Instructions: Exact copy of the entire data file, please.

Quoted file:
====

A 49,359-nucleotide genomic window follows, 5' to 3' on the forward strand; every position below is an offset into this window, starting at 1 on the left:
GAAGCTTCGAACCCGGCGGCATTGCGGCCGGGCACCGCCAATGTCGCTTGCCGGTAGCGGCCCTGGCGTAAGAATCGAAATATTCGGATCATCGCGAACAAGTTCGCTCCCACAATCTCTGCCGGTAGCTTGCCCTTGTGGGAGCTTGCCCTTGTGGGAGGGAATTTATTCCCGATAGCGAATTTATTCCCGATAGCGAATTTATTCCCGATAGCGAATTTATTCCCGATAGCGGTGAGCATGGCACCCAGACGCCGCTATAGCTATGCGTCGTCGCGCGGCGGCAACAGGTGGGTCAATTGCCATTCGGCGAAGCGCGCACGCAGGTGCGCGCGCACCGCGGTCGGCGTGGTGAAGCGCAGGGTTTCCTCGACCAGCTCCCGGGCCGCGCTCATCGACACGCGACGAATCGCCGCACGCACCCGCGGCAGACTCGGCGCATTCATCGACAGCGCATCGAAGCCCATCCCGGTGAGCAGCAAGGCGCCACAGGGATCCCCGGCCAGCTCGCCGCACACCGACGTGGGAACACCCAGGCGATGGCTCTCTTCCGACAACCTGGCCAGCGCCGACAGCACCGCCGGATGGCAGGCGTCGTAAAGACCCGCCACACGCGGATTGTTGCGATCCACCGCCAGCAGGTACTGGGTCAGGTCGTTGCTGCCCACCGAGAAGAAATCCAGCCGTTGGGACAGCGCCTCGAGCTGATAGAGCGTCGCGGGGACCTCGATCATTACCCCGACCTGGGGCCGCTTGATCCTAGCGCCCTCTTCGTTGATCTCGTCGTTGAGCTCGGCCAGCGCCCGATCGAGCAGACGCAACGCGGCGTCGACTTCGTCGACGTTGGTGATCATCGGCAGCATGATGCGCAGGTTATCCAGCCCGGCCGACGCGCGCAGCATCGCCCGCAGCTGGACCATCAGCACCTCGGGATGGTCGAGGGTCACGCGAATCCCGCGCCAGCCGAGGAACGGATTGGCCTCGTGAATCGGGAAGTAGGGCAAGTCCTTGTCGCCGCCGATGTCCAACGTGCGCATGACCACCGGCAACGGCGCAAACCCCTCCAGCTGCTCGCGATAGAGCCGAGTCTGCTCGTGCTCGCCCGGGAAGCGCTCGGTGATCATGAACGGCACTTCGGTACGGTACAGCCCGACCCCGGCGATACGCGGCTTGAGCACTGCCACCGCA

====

A 49,359-nucleotide genomic window follows, 5' to 3' on the forward strand; every position below is an offset into this window, starting at 1 on the left:
GAAGCTTCGAACCCGGCGGCATTGCGGCCGGGCACCGCCAATGTCGCTTGCCGGTAGCGGCCCTGGCGTAAGAATCGAAATATTCGGATCATCGCGAACAAGTTCGCTCCCACAATCTCTGCCGGTAGCTTGCCCTTGTGGGAGCTTGCCCTTGTGGGAGGGAATTTATTCCCGATAGCGAATTTATTCCCGATAGCGAATTTATTCCCGATAGCGAATTTATTCCCGATAGCGGTGAGCATGGCACCCAGACGCCGCTATAGCTATGCGTCGTCGCGCGGCGGCAACAGGTGGGTCAATTGCCATTCGGCGAAGCGCGCACGCAGGTGCGCGCGCACCGCGGTCGGCGTGGTGAAGCGCAGGGTTTCCTCGACCAGCTCCCGGGCCGCGCTCATCGACACGCGACGAATCGCCGCACGCACCCGCGGCAGACTCGGCGCATTCATCGACAGCGCATCGAAGCCCATCCCGGTGAGCAGCAAGGCGCCACAGGGATCCCCGGCCAGCTCGCCGCACACCGACGTGGGAACACCCAGGCGATGGCTCTCTTCCGACAACCTGGCCAGCGCCGACAGCACCGCCGGATGGCAGGCGTCGTAAAGACCCGCCACACGCGGATTGTTGCGATCCACCGCCAGCAGGTACTGGGTCAGGTCGTTGCTGCCCACCGAGAAGAAATCCAGCCGTTGGGACAGCGCCTCGAGCTGATAGAGCGTCGCGGGGACCTCGATCATTACCCCGACCTGGGGCCGCTTGATCCTAGCGCCCTCTTCGTTGATCTCGTCGTTGAGCTCGGCCAGCGCCCGATCGAGCAGACGCAACGCGGCGTCGACTTCGTCGACGTTGGTGATCATCGGCAGCATGATGCGCAGGTTATCCAGCCCGGCCGACGCGCGCAGCATCGCCCGCAGCTGGACCATCAGCACCTCGGGATGGTCGAGGGTCACGCGAATCCCGCGCCAGCCGAGGAACGGATTGGCCTCGTGAATCGGGAAGTAGGGCAAGTCCTTGTCGCCGCCGATGTCCAACGTGCGCATGACCACCGGCAACGGCGCAAACCCCTCCAGCTGCTCGCGATAGAGCCGAGTCTGCTCGTGCTCGCCCGGGAAGCGCTCGGTGATCATGAACGGCACTTCGGTACGGTACAGCCCGACCCCGGCGATACGCGGCTTGAGCACTGCCACCGCA